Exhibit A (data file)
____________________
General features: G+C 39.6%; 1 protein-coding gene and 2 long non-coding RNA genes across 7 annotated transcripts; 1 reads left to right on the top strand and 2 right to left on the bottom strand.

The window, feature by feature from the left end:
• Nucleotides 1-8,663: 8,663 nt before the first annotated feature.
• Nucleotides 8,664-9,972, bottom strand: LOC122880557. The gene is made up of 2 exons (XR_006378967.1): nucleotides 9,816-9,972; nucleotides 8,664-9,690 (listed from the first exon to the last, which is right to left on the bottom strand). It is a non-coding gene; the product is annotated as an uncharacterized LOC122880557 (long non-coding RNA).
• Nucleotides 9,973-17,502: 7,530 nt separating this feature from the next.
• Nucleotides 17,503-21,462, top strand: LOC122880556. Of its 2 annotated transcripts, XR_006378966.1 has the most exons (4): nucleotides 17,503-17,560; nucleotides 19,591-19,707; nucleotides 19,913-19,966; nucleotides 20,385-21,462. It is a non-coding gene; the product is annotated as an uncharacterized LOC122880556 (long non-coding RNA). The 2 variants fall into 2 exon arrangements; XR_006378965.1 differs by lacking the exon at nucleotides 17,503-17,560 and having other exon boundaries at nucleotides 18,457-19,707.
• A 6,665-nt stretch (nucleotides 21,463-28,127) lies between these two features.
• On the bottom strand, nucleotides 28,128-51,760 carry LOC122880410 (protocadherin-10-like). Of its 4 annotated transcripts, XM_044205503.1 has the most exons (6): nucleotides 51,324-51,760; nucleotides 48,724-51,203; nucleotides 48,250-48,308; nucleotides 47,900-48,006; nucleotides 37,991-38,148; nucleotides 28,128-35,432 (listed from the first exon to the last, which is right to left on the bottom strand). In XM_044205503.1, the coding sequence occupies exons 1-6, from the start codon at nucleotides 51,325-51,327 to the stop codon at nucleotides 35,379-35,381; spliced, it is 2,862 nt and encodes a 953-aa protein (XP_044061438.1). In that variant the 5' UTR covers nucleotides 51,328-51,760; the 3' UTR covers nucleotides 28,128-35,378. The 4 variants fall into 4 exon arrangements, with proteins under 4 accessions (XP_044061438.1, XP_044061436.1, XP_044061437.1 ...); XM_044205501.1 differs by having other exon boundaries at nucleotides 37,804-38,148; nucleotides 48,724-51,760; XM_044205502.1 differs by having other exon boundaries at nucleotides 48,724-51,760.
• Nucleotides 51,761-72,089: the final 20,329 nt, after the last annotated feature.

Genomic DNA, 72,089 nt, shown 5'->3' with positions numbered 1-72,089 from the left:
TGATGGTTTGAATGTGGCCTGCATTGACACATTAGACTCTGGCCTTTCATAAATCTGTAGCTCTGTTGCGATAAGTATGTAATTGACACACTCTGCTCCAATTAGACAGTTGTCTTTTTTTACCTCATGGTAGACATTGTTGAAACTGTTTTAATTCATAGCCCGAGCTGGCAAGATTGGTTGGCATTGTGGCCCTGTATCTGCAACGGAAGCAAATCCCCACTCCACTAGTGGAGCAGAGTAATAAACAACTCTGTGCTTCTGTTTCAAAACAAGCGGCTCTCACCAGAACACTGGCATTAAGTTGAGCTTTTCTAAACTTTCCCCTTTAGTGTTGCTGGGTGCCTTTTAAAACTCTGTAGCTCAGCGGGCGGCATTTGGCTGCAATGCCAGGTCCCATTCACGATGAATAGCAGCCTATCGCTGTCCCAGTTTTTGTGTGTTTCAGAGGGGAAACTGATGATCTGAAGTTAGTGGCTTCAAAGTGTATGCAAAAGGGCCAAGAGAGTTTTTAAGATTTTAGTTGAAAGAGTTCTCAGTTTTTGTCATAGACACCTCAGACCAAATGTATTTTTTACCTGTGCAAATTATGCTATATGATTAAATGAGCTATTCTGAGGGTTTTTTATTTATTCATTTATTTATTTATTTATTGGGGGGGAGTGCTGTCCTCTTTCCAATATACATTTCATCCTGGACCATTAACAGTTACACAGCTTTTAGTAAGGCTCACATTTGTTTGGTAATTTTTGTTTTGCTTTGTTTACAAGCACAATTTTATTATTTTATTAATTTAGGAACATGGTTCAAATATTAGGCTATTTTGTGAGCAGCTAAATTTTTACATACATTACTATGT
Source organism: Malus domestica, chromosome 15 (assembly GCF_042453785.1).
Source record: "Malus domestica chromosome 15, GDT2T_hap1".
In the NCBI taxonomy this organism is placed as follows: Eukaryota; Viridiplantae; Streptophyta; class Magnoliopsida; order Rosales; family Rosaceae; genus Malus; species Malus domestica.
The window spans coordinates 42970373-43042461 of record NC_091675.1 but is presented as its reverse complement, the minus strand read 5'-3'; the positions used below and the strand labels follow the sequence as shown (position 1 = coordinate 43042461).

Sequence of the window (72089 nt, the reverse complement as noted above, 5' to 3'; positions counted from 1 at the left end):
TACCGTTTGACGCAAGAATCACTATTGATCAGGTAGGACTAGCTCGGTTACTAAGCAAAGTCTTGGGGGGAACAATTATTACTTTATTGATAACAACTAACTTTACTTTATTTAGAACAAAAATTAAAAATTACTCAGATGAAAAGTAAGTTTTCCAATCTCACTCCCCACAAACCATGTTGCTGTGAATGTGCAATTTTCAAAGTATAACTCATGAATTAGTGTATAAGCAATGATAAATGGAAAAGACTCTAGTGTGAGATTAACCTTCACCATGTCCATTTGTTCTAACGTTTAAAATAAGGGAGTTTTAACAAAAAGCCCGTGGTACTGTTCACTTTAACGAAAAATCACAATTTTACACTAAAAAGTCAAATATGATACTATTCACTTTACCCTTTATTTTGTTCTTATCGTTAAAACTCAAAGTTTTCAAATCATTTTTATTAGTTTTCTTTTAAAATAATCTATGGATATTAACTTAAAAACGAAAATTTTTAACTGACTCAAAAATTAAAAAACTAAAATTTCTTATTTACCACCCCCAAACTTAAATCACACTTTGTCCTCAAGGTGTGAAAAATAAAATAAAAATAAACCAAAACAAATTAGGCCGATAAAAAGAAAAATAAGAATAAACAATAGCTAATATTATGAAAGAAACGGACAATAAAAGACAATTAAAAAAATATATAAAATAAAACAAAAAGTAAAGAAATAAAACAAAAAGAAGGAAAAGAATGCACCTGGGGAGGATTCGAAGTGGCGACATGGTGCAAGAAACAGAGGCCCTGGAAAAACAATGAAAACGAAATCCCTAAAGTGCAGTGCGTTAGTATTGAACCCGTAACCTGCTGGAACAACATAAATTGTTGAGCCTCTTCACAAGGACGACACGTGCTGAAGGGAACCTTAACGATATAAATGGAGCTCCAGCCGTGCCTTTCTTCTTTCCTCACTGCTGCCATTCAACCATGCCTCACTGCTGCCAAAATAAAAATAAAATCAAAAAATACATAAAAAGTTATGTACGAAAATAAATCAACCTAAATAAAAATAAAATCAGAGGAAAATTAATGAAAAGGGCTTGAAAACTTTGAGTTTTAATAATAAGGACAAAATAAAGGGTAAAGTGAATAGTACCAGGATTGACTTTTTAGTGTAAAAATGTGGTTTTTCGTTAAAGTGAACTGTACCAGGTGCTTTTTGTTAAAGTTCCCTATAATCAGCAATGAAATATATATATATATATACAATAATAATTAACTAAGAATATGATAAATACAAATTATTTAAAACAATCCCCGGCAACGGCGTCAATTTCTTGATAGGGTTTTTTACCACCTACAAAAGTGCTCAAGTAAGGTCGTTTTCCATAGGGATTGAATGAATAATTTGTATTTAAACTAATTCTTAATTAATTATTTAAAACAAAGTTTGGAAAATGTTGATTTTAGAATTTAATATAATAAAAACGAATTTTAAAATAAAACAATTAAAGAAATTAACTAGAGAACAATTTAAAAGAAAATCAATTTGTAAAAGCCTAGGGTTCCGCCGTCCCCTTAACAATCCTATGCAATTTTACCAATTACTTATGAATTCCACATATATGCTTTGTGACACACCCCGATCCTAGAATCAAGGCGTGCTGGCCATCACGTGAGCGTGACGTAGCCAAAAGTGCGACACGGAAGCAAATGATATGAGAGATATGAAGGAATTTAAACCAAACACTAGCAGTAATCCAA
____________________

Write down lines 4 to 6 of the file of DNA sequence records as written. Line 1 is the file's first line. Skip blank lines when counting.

• Nucleotides 8,664-9,972, bottom strand: LOC122880557. The gene is made up of 2 exons (XR_006378967.1): nucleotides 9,816-9,972; nucleotides 8,664-9,690 (listed from the first exon to the last, which is right to left on the bottom strand). It is a non-coding gene; the product is annotated as an uncharacterized LOC122880557 (long non-coding RNA).
• Nucleotides 9,973-17,502: 7,530 nt separating this feature from the next.
• Nucleotides 17,503-21,462, top strand: LOC122880556. Of its 2 annotated transcripts, XR_006378966.1 has the most exons (4): nucleotides 17,503-17,560; nucleotides 19,591-19,707; nucleotides 19,913-19,966; nucleotides 20,385-21,462. It is a non-coding gene; the product is annotated as an uncharacterized LOC122880556 (long non-coding RNA). The 2 variants fall into 2 exon arrangements; XR_006378965.1 differs by lacking the exon at nucleotides 17,503-17,560 and having other exon boundaries at nucleotides 18,457-19,707.